2-3. After receiving an extension to respond to the
complaint, the defendants filed a joint answer on October 4,
2017. Doc. #8.
a period of discovery, the defendants filed a motion for
summary judgment on McDaniel's claims. Doc. #29. McDaniel
responded in opposition to the motion, and the defendants
replied. Doc. #33; Doc. #35.
their initial memorandum, the defendants, apparently
expecting the introduction of certain documents, objected on
the ground of hearsay to the consideration of newspaper
articles in deciding the motion for summary judgment. Doc.
#30 at 3. The defendants also raised a hearsay objection to
the introduction of affidavit evidence setting forth the
“lay opinion of Plaintiff's sister sitting as a
concerned citizen at [city] meetings.” Id.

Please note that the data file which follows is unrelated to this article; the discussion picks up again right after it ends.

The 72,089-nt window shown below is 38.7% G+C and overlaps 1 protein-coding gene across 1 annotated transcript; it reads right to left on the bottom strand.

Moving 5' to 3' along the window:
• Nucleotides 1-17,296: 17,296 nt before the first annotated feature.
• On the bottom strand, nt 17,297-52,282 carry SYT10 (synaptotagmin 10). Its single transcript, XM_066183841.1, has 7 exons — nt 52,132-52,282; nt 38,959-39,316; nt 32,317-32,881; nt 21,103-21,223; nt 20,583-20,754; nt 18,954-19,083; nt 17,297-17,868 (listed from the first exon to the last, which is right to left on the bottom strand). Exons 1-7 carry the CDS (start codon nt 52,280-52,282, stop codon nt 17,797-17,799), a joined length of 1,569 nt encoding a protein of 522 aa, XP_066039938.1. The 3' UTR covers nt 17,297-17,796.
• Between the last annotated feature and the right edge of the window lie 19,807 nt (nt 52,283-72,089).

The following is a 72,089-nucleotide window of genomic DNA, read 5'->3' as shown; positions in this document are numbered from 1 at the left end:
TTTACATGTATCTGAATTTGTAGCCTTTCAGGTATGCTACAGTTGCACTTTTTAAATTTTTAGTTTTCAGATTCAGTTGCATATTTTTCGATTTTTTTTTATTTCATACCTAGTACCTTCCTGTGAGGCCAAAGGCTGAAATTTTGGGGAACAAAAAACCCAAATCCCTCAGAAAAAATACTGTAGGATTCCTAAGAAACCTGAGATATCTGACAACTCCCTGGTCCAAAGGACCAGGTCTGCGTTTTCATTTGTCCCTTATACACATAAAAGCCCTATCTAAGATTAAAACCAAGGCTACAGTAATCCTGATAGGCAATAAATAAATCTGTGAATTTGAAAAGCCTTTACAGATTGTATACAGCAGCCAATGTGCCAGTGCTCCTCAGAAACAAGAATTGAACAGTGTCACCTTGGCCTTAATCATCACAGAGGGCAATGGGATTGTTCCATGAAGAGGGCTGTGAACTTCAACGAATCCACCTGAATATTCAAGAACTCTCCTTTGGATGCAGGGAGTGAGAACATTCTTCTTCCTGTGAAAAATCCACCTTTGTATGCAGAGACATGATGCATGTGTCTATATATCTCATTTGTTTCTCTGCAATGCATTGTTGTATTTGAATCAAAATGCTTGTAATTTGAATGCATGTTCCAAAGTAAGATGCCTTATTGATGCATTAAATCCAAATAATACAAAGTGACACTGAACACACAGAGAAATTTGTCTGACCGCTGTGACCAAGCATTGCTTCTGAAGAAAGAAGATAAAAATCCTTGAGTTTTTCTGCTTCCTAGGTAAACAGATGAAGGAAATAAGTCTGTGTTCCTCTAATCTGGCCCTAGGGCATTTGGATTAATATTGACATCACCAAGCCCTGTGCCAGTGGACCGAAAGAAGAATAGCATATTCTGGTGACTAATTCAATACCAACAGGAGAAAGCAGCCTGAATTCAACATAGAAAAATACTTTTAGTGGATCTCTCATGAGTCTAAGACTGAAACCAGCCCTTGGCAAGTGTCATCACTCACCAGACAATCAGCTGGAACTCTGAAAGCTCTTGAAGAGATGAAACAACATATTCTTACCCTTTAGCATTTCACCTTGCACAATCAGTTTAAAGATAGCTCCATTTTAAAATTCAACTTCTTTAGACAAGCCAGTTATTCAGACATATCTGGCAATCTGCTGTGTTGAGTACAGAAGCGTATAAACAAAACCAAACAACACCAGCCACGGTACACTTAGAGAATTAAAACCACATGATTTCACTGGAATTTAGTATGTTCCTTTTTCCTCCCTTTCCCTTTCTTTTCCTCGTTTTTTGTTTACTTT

response to the motion for summary judgment, McDaniel did not
introduce affidavit evidence of his sister's opinions. He
did, however, submit two newspaper articles and one
editorial. See Docs. #33-3, #33-4, #33-5. McDaniel
argues these documents are admissible because they are
self-authenticating and because it is undisputed the
editorial was written by Rosenthal, a defendant in this
action. Doc. #34 at 6.
requirement of authenticity necessitates that the piece of
evidence be what it purports to be. Fed.R.Evid. 901(a). In
contrast, the rule against hearsay asks whether the piece of
evidence falls under the general definition of hearsay set
forth in Federal Rule of Evidence 801(c) (an out of court
statement introduced to prove the truth of the matter
asserted), whether the evidence is properly excluded from the
definition of hearsay under Rule 801(d), and whether the
evidence falls under any of Rule 803's exceptions to the
rule against hearsay. Thus, “authentication is a
separate requirement from the hearsay rules.”
United States v. One 1968 Piper Navajo Twin Engine
Aircraft, 594 F.2d 1040, 1042 (5th Cir. 1979).
“Merely because a document is authenticated does not
mean it is admissible. It may, for example, need to meet the